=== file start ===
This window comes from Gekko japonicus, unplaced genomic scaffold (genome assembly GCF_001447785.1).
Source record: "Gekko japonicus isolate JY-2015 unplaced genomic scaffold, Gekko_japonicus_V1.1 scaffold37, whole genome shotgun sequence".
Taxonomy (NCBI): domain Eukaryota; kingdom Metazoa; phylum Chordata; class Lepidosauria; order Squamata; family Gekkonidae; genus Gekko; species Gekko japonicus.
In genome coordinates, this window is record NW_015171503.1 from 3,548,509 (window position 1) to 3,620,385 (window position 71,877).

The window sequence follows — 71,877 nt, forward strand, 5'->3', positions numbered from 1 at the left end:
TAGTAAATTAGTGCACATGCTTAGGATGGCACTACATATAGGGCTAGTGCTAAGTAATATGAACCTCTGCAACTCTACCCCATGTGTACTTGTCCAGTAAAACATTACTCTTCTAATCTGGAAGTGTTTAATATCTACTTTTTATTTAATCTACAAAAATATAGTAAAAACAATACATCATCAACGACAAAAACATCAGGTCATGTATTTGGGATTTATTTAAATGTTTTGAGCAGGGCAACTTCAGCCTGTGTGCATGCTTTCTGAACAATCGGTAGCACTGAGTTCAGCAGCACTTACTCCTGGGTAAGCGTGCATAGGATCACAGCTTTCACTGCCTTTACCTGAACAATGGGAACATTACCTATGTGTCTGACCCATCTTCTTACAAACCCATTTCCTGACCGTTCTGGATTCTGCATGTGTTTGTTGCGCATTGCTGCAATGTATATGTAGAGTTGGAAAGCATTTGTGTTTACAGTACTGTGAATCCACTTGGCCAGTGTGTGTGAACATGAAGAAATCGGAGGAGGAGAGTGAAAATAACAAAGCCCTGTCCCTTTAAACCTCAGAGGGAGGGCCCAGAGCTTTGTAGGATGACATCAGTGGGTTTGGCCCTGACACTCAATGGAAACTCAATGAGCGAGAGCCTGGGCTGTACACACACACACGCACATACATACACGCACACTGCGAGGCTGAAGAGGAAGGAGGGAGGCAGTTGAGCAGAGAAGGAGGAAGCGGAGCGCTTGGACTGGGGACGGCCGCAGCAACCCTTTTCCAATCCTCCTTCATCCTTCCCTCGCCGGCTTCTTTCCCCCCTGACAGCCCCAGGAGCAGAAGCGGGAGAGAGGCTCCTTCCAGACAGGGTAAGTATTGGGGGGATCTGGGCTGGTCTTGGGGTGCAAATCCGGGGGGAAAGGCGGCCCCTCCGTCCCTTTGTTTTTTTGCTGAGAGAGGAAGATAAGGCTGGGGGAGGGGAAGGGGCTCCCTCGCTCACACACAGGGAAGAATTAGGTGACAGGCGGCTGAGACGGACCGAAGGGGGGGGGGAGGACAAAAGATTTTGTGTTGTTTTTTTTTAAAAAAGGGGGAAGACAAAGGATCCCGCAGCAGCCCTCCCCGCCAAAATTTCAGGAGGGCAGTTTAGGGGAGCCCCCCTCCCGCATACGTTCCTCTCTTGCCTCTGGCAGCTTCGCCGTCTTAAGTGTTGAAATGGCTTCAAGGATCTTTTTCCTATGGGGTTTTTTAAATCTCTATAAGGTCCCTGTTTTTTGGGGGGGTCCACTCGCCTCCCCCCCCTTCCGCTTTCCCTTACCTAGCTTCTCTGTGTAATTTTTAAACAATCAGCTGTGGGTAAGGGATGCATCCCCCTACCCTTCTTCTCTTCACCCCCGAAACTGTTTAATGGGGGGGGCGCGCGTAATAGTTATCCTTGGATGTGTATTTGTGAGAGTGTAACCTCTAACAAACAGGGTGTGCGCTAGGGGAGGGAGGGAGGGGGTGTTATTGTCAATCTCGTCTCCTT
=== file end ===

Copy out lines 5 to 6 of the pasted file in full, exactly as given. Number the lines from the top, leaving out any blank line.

The window sequence follows — 71,877 nt, forward strand, 5'->3', positions numbered from 1 at the left end:
TAGTAAATTAGTGCACATGCTTAGGATGGCACTACATATAGGGCTAGTGCTAAGTAATATGAACCTCTGCAACTCTACCCCATGTGTACTTGTCCAGTAAAACATTACTCTTCTAATCTGGAAGTGTTTAATATCTACTTTTTATTTAATCTACAAAAATATAGTAAAAACAATACATCATCAACGACAAAAACATCAGGTCATGTATTTGGGATTTATTTAAATGTTTTGAGCAGGGCAACTTCAGCCTGTGTGCATGCTTTCTGAACAATCGGTAGCACTGAGTTCAGCAGCACTTACTCCTGGGTAAGCGTGCATAGGATCACAGCTTTCACTGCCTTTACCTGAACAATGGGAACATTACCTATGTGTCTGACCCATCTTCTTACAAACCCATTTCCTGACCGTTCTGGATTCTGCATGTGTTTGTTGCGCATTGCTGCAATGTATATGTAGAGTTGGAAAGCATTTGTGTTTACAGTACTGTGAATCCACTTGGCCAGTGTGTGTGAACATGAAGAAATCGGAGGAGGAGAGTGAAAATAACAAAGCCCTGTCCCTTTAAACCTCAGAGGGAGGGCCCAGAGCTTTGTAGGATGACATCAGTGGGTTTGGCCCTGACACTCAATGGAAACTCAATGAGCGAGAGCCTGGGCTGTACACACACACACGCACATACATACACGCACACTGCGAGGCTGAAGAGGAAGGAGGGAGGCAGTTGAGCAGAGAAGGAGGAAGCGGAGCGCTTGGACTGGGGACGGCCGCAGCAACCCTTTTCCAATCCTCCTTCATCCTTCCCTCGCCGGCTTCTTTCCCCCCTGACAGCCCCAGGAGCAGAAGCGGGAGAGAGGCTCCTTCCAGACAGGGTAAGTATTGGGGGGATCTGGGCTGGTCTTGGGGTGCAAATCCGGGGGGAAAGGCGGCCCCTCCGTCCCTTTGTTTTTTTGCTGAGAGAGGAAGATAAGGCTGGGGGAGGGGAAGGGGCTCCCTCGCTCACACACAGGGAAGAATTAGGTGACAGGCGGCTGAGACGGACCGAAGGGGGGGGGGAGGACAAAAGATTTTGTGTTGTTTTTTTTTAAAAAAGGGGGAAGACAAAGGATCCCGCAGCAGCCCTCCCCGCCAAAATTTCAGGAGGGCAGTTTAGGGGAGCCCCCCTCCCGCATACGTTCCTCTCTTGCCTCTGGCAGCTTCGCCGTCTTAAGTGTTGAAATGGCTTCAAGGATCTTTTTCCTATGGGGTTTTTTAAATCTCTATAAGGTCCCTGTTTTTTGGGGGGGTCCACTCGCCTCCCCCCCCTTCCGCTTTCCCTTACCTAGCTTCTCTGTGTAATTTTTAAACAATCAGCTGTGGGTAAGGGATGCATCCCCCTACCCTTCTTCTCTTCACCCCCGAAACTGTTTAATGGGGGGGGCGCGCGTAATAGTTATCCTTGGATGTGTATTTGTGAGAGTGTAACCTCTAACAAACAGGGTGTGCGCTAGGGGAGGGAGGGAGGGGGTGTTATTGTCAATCTCGTCTCCTT